Sunday, July 26, 2009

Eritrean Coffee Ceremony

A nice end to a long week... It seems I have a willing partner in my quest to know food in Southern Sudan. I got a surprise invitation on Friday from Fatmah to join her and her Eritrean colleague, Nebyat, for an afternoon coffee roasting ceremony. She said it would take about an hour. Being a coffee lover, I hoped for a Sudanese hour!

The affair was simple and elegant with satifying results, all in about an hour...and a half.

Nebyat got the little cooker going with charcoal, and when it was nice and hot, she began roasting. She put about a cup of green Ugandan coffee beans in her long-handled roasting pan, and just patiently sat there, chatting away, and shaking the pan every few seconds. As the beans started to brown a bit, she placed a nice chunk of dried ginger inside, and kept on shaking. In no time that lovely smell began wafting, and the beans had become a rich brown. Nebyat placed the roasted beans in a wooden mortar and began to grind them with a heavy metal pestle. Though she referred to this process as a coffee ceremony several times, it wasn't necessarily tradition that impelled her to grind the old-fashioned way...she said simply that she didn't have an electric coffee grinder, so this would have to do.
After the beans were somewhat coursely ground, she funneled them into a long necked clay jug, followed by water, and a reed stopper. In Eritrea, Nebyat explained that people often use a cow tail as the cork. This piqued my curiosity, as I imagined the tail might rot or something, so I asked her how long the tail would last. "A very long time," she said, "unless you lose it."
She placed the jug on the same charcoal stove where she roasted the beans, and we waited. Not an eager waiting, like I have in the Starbucks line, but the most relaxed waiting for coffee I think I have known. We chatted, nibbled on roasted barley and digestive cookies, talked about Eritrean customs, and just enjoyed the warm evening. The coffee started boiling after about twenty minutes, filling the entire room with its aroma. Nebyat lit resin incense in a small charcoal burner, and its sweet smell floated above and around the earthy aroma of the coffee. Then she poured out four little cups.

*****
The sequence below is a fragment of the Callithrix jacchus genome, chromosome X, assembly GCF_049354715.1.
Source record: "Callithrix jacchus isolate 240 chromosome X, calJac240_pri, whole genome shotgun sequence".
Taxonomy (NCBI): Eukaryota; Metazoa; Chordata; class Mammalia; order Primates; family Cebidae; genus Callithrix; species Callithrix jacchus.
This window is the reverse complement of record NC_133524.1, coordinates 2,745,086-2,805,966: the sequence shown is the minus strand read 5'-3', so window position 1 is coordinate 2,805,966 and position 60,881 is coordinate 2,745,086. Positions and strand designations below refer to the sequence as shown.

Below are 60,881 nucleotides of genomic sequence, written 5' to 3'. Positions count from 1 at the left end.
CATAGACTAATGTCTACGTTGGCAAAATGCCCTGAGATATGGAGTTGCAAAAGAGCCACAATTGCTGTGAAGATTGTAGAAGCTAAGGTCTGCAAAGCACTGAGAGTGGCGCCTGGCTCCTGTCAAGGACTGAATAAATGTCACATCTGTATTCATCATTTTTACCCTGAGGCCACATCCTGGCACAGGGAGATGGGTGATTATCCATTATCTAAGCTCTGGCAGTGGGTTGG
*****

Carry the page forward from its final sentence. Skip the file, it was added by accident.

And it was good...

Saturday, July 25, 2009

Making Kisra

I won’t even attempt to share a recipe here, but I will share my experience of spending a Sunday afternoon in a local Sudanese home, while a new friend, Susie, made us a traditional fermented flatbread called kisra. A note for psychological context: I was told by Fatmah, a Kenyan friend who arranged the day’s event, that we would spend probably an hour to an hour and a half with Susie learning to make this typical Sudanese bread. It took me about three hours to give up the notion that I would have part of the afternoon to myself, and four and a half for the full experience to close. This was the most recent of many lessons for me so far in South Sudan’s greatest subject, the rewards of patience.

We were first received in Susie’s family home, one of many mud and thatch huts in a large compound close to my neighborhood and to Konyo Konyo market. The one-room dwelling looked dark as we ducked under the thatch to enter, but the low light inside made the very tidy living room/sleeping quarters a relaxing and cool oasis from the hot day. We all chatted and looked at photo albums, learned about Susie’s family and customs, and generally relaxed and got comfortable with one another as Susie’s sisters prepared the ingredients for our cooking lesson.